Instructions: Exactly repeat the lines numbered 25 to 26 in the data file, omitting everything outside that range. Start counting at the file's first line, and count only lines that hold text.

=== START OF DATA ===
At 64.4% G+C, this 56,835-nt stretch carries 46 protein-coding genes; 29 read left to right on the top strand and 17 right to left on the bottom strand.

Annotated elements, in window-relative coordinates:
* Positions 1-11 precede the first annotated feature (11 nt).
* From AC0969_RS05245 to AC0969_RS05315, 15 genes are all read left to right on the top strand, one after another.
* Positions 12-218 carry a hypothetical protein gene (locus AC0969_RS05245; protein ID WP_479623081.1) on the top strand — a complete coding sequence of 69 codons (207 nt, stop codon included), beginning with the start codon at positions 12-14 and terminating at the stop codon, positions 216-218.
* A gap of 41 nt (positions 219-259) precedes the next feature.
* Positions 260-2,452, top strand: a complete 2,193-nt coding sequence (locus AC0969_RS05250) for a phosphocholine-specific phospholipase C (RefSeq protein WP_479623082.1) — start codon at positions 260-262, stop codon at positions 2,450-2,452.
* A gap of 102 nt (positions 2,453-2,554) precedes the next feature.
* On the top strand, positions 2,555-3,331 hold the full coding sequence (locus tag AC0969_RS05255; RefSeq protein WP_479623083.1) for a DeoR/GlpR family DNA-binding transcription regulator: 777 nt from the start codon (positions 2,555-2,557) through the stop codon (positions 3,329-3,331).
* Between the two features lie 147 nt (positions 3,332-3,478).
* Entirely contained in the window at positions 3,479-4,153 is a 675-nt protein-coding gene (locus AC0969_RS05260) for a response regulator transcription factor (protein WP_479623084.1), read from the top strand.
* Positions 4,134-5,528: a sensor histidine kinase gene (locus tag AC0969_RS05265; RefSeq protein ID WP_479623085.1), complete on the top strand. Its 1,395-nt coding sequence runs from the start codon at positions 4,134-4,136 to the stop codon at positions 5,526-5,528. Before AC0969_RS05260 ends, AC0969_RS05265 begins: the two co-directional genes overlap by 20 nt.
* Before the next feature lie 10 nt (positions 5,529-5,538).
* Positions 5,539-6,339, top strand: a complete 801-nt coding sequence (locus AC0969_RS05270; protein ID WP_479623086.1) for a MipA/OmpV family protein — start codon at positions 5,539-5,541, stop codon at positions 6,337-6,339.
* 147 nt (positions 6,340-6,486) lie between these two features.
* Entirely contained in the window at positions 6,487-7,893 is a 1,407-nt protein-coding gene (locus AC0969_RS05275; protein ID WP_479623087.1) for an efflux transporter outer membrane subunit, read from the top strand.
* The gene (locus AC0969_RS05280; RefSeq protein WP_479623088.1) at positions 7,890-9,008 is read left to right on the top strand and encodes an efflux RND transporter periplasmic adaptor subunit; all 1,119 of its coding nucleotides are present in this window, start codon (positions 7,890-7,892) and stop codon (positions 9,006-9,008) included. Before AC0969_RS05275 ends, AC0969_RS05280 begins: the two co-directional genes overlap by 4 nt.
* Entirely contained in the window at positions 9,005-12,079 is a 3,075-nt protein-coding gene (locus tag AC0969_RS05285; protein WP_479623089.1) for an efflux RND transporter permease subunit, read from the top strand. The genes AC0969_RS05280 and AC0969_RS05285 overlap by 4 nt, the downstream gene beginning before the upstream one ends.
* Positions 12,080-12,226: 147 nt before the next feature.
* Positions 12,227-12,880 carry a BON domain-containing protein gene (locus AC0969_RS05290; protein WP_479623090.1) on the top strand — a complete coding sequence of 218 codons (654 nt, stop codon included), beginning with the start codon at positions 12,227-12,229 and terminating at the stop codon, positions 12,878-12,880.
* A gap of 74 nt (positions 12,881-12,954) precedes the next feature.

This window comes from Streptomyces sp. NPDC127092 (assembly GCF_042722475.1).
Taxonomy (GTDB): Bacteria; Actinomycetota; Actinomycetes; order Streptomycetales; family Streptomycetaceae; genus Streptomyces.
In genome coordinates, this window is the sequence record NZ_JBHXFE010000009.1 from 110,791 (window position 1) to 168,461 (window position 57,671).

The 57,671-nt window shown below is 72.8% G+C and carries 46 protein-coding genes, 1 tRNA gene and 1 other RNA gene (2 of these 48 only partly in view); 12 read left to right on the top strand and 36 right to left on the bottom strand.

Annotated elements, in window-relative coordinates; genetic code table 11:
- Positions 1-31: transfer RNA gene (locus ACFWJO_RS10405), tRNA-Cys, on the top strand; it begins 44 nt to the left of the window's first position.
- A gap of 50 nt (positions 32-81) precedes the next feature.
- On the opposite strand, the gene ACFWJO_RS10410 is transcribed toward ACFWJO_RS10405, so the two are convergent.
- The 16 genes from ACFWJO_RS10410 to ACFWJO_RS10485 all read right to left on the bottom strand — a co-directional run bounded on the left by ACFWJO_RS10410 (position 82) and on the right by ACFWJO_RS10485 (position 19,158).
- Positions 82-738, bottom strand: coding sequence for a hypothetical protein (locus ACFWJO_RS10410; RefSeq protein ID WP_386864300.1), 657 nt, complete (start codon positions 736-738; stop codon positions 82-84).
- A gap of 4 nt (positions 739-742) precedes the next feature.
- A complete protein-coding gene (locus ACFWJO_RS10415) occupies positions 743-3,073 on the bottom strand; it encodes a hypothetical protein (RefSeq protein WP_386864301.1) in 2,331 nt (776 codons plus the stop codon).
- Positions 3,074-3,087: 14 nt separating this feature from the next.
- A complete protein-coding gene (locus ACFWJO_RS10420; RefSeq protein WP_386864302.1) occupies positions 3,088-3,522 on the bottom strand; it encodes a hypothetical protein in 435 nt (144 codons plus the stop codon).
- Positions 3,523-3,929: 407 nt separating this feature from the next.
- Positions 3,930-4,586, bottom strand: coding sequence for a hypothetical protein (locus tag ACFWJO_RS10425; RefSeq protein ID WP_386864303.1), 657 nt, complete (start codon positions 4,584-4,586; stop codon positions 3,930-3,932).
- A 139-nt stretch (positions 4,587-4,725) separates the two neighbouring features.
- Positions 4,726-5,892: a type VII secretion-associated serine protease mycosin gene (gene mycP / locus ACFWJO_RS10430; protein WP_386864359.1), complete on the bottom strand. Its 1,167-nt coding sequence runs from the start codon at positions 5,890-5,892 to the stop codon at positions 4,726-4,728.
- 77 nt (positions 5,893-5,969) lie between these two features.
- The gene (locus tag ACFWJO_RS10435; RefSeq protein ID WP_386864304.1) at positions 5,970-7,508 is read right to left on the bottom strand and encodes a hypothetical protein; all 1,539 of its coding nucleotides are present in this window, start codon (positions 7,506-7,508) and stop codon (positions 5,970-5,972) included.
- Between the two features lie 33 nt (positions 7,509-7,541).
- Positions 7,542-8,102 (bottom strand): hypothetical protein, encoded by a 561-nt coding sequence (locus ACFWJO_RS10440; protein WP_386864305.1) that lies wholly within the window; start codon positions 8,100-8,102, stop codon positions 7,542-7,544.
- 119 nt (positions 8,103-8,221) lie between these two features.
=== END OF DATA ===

The 57,671-nt window shown below is 72.8% G+C and carries 46 protein-coding genes, 1 tRNA gene and 1 other RNA gene (2 of these 48 only partly in view); 12 read left to right on the top strand and 36 right to left on the bottom strand.

Annotated elements, in window-relative coordinates; genetic code table 11: